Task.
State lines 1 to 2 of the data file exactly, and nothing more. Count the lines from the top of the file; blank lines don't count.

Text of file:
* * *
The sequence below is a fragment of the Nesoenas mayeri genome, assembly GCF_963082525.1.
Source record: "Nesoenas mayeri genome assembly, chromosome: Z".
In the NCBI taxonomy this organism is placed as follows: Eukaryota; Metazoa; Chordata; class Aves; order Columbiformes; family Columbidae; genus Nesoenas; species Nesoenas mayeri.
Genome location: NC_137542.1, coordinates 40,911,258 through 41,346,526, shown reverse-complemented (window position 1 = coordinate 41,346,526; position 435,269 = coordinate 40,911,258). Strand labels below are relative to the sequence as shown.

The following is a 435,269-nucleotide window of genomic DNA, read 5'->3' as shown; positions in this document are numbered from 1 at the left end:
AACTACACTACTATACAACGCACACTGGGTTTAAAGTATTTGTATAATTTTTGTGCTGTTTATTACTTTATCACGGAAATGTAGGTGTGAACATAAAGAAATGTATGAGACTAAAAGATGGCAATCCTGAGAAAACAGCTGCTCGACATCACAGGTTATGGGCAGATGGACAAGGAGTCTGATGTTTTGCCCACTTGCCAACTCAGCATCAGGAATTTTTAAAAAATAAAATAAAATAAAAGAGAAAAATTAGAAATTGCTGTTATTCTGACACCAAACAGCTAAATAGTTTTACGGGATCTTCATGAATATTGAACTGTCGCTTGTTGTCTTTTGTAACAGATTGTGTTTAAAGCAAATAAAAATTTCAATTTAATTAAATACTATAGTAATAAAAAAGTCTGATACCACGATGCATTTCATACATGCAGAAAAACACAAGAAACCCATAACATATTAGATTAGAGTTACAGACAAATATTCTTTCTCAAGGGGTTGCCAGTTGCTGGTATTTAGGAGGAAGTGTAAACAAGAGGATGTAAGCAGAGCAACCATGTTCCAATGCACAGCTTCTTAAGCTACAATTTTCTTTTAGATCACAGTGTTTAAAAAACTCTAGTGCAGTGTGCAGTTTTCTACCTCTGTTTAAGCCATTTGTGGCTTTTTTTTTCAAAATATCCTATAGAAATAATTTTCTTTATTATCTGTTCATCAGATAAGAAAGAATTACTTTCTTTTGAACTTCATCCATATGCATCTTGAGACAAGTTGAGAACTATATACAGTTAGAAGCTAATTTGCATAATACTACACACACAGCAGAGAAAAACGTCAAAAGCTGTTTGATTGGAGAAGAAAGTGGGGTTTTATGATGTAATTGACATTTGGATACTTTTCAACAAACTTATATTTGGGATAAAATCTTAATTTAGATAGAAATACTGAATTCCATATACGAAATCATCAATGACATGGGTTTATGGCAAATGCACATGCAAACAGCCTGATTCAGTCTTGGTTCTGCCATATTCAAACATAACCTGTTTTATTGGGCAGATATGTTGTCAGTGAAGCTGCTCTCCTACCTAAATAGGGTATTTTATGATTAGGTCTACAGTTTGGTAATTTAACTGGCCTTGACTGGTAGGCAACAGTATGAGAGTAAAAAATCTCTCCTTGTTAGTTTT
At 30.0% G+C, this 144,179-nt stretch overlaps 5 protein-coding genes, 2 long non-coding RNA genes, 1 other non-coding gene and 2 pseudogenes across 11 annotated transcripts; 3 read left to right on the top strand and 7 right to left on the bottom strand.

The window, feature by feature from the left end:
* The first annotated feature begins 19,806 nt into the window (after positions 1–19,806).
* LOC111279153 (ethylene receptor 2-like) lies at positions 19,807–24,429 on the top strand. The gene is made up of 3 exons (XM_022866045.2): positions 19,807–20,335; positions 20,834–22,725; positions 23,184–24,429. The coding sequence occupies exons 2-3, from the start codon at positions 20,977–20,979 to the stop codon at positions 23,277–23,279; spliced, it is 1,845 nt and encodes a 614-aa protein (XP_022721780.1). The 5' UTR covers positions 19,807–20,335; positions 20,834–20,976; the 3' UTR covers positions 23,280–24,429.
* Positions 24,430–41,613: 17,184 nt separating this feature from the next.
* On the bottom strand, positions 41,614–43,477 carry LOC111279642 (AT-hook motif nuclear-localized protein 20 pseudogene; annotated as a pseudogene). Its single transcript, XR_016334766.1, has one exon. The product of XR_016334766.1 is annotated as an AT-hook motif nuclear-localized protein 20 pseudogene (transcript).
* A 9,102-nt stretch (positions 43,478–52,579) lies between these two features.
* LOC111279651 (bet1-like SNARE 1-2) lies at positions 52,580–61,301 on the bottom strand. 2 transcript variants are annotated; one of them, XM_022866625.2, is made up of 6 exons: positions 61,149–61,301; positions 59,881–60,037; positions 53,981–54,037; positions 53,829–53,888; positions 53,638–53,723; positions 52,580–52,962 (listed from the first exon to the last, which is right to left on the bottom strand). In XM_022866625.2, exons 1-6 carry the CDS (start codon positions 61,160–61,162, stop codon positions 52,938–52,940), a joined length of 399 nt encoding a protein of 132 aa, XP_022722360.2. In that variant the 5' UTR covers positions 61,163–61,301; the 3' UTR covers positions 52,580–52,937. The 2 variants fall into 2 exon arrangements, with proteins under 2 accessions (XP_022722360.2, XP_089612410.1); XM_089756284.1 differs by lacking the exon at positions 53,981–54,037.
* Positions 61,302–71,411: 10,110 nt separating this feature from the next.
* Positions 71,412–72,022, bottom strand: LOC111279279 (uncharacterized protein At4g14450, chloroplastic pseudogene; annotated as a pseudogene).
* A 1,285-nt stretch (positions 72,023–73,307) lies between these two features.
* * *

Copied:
The sequence below is a fragment of the Nesoenas mayeri genome, assembly GCF_963082525.1.
Source record: "Nesoenas mayeri genome assembly, chromosome: Z".